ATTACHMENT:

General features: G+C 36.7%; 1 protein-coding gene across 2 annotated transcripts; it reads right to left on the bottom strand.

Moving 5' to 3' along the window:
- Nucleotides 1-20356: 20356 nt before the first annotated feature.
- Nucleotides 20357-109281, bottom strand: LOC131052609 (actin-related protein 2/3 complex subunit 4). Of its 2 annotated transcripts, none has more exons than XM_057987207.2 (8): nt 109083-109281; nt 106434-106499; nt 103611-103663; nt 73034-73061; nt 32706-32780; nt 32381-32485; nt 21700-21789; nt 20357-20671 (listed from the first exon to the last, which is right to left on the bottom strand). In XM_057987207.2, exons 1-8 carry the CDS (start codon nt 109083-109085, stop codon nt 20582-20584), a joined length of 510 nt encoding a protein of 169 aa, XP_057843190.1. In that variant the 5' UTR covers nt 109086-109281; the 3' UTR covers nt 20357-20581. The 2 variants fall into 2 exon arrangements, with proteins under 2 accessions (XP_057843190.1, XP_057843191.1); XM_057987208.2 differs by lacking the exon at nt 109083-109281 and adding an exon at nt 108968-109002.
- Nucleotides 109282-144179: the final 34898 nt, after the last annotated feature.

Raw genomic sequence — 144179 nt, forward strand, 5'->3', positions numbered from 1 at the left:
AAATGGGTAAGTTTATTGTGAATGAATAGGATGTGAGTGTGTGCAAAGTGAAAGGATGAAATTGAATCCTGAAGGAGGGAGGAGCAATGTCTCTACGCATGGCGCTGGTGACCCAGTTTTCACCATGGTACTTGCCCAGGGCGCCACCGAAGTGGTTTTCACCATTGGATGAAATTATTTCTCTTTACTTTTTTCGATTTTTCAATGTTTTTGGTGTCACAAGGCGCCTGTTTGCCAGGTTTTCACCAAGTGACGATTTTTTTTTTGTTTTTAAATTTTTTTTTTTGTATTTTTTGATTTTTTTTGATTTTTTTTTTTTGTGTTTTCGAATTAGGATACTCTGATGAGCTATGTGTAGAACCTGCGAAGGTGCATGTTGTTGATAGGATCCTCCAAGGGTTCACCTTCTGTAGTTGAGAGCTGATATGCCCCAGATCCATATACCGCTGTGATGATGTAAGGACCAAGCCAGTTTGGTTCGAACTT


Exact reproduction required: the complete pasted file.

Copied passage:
General features: G+C 36.7%; 1 protein-coding gene across 2 annotated transcripts; it reads right to left on the bottom strand.

Moving 5' to 3' along the window:
- Nucleotides 1-20356: 20356 nt before the first annotated feature.
- Nucleotides 20357-109281, bottom strand: LOC131052609 (actin-related protein 2/3 complex subunit 4). Of its 2 annotated transcripts, none has more exons than XM_057987207.2 (8): nt 109083-109281; nt 106434-106499; nt 103611-103663; nt 73034-73061; nt 32706-32780; nt 32381-32485; nt 21700-21789; nt 20357-20671 (listed from the first exon to the last, which is right to left on the bottom strand). In XM_057987207.2, exons 1-8 carry the CDS (start codon nt 109083-109085, stop codon nt 20582-20584), a joined length of 510 nt encoding a protein of 169 aa, XP_057843190.1. In that variant the 5' UTR covers nt 109086-109281; the 3' UTR covers nt 20357-20581. The 2 variants fall into 2 exon arrangements, with proteins under 2 accessions (XP_057843190.1, XP_057843191.1); XM_057987208.2 differs by lacking the exon at nt 109083-109281 and adding an exon at nt 108968-109002.
- Nucleotides 109282-144179: the final 34898 nt, after the last annotated feature.

Raw genomic sequence — 144179 nt, forward strand, 5'->3', positions numbered from 1 at the left:
AAATGGGTAAGTTTATTGTGAATGAATAGGATGTGAGTGTGTGCAAAGTGAAAGGATGAAATTGAATCCTGAAGGAGGGAGGAGCAATGTCTCTACGCATGGCGCTGGTGACCCAGTTTTCACCATGGTACTTGCCCAGGGCGCCACCGAAGTGGTTTTCACCATTGGATGAAATTATTTCTCTTTACTTTTTTCGATTTTTCAATGTTTTTGGTGTCACAAGGCGCCTGTTTGCCAGGTTTTCACCAAGTGACGATTTTTTTTTTGTTTTTAAATTTTTTTTTTTGTATTTTTTGATTTTTTTTGATTTTTTTTTTTTGTGTTTTCGAATTAGGATACTCTGATGAGCTATGTGTAGAACCTGCGAAGGTGCATGTTGTTGATAGGATCCTCCAAGGGTTCACCTTCTGTAGTTGAGAGCTGATATGCCCCAGATCCATATACCGCTGTGATGATGTAAGGACCAAGCCAGTTTGGTTCGAACTT